Maxine Greene uses her skills as philosopher, imaginer, and inquirer to explore the meaning of human existence and the means to engage in epistemology. Through her inquiries into sociology, history, and especially philosophy and literature, she explores living in awareness and “wide-awakeness” in order to advance social justice. To engage in such living, Greene argues, requires active attention to the beautiful spaces of souls and landscapes as well as shadows and darkness. Although it might be easier to withdraw from literal and metaphorical burned-out buildings, doing so disconnects oneself from a significant realm of human experience, she believes.
The full range of human experience is not available to most individuals, but it can been explored, according to Greene, through literature and the arts. The arts represent full expressions of experience and imagination, and fundamentally provide ideal vehicles to learn capacities for living. Her thinking about existence and the power of imagination have been brought to life through her study; her academic appointments, including at Teachers College; her essays and books; and her founding appointment as the philosopher-in-residence of the Lincoln Center Institute for the Arts in Education. This entry summarizes her accomplishments.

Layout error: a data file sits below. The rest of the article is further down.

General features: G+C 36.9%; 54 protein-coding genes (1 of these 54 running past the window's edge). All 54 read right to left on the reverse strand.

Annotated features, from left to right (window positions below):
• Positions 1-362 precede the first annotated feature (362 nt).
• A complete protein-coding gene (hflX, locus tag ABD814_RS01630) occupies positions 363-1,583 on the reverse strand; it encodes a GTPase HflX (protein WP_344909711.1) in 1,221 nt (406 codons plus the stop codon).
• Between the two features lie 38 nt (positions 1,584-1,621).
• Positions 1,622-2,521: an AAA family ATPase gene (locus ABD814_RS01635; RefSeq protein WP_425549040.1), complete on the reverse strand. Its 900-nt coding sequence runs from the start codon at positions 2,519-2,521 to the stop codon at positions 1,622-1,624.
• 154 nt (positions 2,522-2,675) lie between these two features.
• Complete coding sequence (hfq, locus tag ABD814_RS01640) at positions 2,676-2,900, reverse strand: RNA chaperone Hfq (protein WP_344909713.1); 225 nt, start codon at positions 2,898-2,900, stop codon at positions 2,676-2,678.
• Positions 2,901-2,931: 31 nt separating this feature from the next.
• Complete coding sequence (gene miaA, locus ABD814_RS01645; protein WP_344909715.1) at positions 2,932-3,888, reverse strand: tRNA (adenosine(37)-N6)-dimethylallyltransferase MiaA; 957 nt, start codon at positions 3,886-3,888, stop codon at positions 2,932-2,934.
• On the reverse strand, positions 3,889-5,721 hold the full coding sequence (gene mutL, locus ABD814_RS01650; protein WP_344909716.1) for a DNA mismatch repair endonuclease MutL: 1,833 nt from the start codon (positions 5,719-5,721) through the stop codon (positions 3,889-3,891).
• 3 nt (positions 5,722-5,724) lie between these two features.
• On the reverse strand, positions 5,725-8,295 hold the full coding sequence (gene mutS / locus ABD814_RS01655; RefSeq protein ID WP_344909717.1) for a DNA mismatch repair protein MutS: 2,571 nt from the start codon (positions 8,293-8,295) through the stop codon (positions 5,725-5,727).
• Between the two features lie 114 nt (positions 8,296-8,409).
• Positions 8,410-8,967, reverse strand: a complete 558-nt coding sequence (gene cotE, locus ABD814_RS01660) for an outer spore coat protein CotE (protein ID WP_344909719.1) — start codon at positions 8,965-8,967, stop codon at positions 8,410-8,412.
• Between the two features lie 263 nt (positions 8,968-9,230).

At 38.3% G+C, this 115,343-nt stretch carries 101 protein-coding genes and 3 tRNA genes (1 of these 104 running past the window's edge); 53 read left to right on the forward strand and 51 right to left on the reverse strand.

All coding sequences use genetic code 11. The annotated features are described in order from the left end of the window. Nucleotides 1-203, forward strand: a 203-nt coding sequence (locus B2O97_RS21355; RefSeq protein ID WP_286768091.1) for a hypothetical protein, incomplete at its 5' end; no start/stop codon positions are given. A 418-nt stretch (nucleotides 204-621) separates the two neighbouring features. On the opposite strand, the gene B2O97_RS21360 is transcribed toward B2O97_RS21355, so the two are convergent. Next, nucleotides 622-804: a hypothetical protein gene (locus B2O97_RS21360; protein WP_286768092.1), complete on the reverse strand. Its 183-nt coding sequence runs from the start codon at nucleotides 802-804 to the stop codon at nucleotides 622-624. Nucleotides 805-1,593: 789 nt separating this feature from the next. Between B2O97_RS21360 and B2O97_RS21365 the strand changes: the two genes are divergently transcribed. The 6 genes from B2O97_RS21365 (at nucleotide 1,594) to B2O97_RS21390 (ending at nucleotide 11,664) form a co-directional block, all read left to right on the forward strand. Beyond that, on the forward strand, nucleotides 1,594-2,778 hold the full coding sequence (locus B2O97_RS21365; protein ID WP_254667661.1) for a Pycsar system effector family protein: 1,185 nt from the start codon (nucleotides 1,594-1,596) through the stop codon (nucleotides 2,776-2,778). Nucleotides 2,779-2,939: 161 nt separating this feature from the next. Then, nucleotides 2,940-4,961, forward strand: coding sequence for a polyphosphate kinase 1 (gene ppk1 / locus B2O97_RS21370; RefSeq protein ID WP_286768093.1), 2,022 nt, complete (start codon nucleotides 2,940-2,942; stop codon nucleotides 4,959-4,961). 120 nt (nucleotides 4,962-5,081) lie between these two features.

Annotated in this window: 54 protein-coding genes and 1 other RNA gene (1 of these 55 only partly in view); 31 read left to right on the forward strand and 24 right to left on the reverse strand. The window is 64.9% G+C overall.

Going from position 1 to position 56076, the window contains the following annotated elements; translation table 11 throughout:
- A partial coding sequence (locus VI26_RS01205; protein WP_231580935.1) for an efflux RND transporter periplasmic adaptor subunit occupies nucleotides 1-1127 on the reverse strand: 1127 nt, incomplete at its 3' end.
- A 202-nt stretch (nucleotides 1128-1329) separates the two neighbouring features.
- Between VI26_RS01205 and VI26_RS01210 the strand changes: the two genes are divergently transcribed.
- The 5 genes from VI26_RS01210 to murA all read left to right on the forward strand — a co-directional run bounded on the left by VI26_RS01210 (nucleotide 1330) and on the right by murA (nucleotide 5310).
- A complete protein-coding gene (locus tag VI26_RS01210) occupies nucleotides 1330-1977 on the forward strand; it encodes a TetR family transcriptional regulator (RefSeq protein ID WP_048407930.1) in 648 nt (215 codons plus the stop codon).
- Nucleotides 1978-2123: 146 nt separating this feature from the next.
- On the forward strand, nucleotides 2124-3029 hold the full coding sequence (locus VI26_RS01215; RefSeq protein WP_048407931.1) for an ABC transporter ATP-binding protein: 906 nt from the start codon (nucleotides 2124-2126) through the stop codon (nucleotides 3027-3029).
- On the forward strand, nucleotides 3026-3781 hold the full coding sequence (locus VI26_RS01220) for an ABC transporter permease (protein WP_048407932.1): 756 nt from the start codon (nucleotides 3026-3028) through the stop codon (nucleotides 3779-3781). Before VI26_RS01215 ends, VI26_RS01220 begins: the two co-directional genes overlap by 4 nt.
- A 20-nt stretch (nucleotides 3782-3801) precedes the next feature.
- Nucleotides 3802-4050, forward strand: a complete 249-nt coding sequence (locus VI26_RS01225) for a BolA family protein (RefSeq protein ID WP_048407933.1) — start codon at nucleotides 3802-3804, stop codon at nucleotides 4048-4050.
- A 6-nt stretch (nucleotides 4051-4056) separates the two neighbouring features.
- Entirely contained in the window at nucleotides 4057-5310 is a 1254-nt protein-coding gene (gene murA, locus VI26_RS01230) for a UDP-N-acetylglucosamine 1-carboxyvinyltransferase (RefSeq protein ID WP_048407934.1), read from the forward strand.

Greene received her doctorate in education from New York University in 1955. After teaching at New York University, Montclair State College, and Brooklyn College, she joined the faculty at Teachers College, Columbia University, where she is the William F. Russell Professor in the Foundations of Education (emerita). In 1976, Greene became philosopher-in-residence of the Lincoln Center Institute for the Arts in Education. In 2003, she founded the Maxine Greene Foundation for Social Imagination, the Arts, and Education, which supports the creation of and engagement with works of art with the goal of enabling people to actively envision and create humane communities. She is past president of the American Educational Research Association, the Philosophy of Education Society, and the American Educational Studies Association.
Greene found herself perpetually an outsider, as echoed in much of her life and an early book, Teacher as Stranger: Educational Philosophy for the Modern Age (1973). As a young woman growing up in New York City, she longed to be a writer rather than assume the traditionally feminine career of teaching; writing was a foreign occupation to her family and friends. She traveled alone in 1963 to the civil rights march on Washington. Her full-time appointment in 1973 to the faculty of Teachers College established her as a lone female voice among her male philosophy of education colleagues, who found her “too literary.” Throughout her prolific writing, her distinctive language continues to set her apart from her contemporaries. Her persistent references to art objects, particularly literature, reaffirm her conviction that, through art, the full imagination of the human spirit is manifest. In her teaching, Greene desires to educate rebels who speak, write, and resist in their own voices, rather than mimic her ideas and language.